2. Would quarantines be voluntary or mandatory?

3. Would an infected individual who refuses to let anyone interfere with his daily life be free to roam around his city, infecting other people?

4. If yes to 3, wouldn't such an individual be jeopardizing everyone else's right to life?

The first question I would have is why would this be an interesting way to test Objectivism. This falls again into the case of the "fantastic hypothetical". The answer is that even a semi-capitalist society that is moderately free is able to extinguish the commonality of plaques in as little as a century. Beyond what such a society would then do in the miniscule possiblity that one were to occur, this fact alone is the true test of capitalism. The heart of the issue isn't the answer to your question.

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Actually, it would be inapplicable. How would the prescriptions of that essay be applicable to this scenario?
! I didn't even check the essay to make sure it applied! I just assumed that an essay titled "The Ethics of Emergencies" would apply to an emergency...didn't remember that the main subject of the essay was a different kind of emergency.

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! I didn't even check the essay to make sure it applied! I just assumed that an essay titled "The Ethics of Emergencies" would apply to an emergency...didn't remember that the main subject of the essay was a different kind of emergency.

It's not that it's a different kind of emergency. The difference is that essay deals with putting your life in jeopardy for others in an emergency situation. If the question of this thread were: "would it be morally justifiable to volunteer to monitor a quarantine, knowing that your life would be endangered?" (or some similar) then "The Ethics of Emergencies" would apply.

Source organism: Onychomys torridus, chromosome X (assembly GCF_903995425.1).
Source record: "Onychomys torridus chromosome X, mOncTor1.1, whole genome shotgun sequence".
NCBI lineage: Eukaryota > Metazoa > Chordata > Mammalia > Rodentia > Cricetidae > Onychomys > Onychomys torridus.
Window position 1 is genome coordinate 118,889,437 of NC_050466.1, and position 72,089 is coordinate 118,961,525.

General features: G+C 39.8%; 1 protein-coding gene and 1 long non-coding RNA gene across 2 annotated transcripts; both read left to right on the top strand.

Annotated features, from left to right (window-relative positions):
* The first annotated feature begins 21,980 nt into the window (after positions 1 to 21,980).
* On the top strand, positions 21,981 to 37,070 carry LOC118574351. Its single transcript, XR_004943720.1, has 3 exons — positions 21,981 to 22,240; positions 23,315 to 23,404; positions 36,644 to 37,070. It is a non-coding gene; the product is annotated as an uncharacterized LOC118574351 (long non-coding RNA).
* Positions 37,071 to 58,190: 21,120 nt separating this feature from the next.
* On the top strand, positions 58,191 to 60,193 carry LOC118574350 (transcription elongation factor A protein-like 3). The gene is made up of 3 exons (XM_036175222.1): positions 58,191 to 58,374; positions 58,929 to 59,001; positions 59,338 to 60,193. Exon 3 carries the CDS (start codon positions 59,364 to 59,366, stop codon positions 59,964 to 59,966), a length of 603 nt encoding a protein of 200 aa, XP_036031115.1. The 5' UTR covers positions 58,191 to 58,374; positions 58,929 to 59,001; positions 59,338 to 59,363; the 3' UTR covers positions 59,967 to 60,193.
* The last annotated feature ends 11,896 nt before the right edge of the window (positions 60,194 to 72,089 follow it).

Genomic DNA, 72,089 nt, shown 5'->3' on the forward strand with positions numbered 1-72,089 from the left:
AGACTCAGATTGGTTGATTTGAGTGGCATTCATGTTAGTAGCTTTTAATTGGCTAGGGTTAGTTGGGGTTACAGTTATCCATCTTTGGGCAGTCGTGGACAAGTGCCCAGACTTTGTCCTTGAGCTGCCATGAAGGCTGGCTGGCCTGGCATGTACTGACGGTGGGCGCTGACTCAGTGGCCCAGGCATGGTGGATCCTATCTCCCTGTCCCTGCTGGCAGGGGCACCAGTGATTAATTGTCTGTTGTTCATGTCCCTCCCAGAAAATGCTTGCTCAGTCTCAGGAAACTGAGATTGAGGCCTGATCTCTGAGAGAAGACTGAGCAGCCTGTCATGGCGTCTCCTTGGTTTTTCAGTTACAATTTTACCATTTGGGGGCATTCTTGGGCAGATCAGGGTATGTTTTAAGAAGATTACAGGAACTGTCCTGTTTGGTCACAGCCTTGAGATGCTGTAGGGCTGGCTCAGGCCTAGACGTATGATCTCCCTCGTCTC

I think the original question could be restated as "Does the state have the right to use force against those who unknowingly or unwillingly endanger others' lives?" I believe the answer has to be yes.

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I think the original question could be restated as "Does the state have the right to use force against those who unknowingly or unwillingly endanger others' lives?" I believe the answer has to be yes.
If that is indeed the question. The original question could also be restated as "Does the state have the right to use force against people who openly and with consent expose others to disease, for the good of society", then the answer has to be know. The key is that in an ideal society governed by objective law, there would be relatively little "public property". The government certainly wouldn't have the right to invade private property to remove sick people who were there with the knowledge and consent of the owner. So I guess it depends on what you think the question really is.

It's kinda like the right of the state to prevent people from driving really fast, thereby endangering others. It's properly the decision of the guy who owns the road.

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If that is indeed the question. The original question could also be restated as "Does the state have the right to use force against people who openly and with consent expose others to disease, for the good of society", then the answer has to be know. The key is that in an ideal society governed by objective law, there would be relatively little "public property". The government certainly wouldn't have the right to invade private property to remove sick people who were there with the knowledge and consent of the owner. So I guess it depends on what you think the question really is.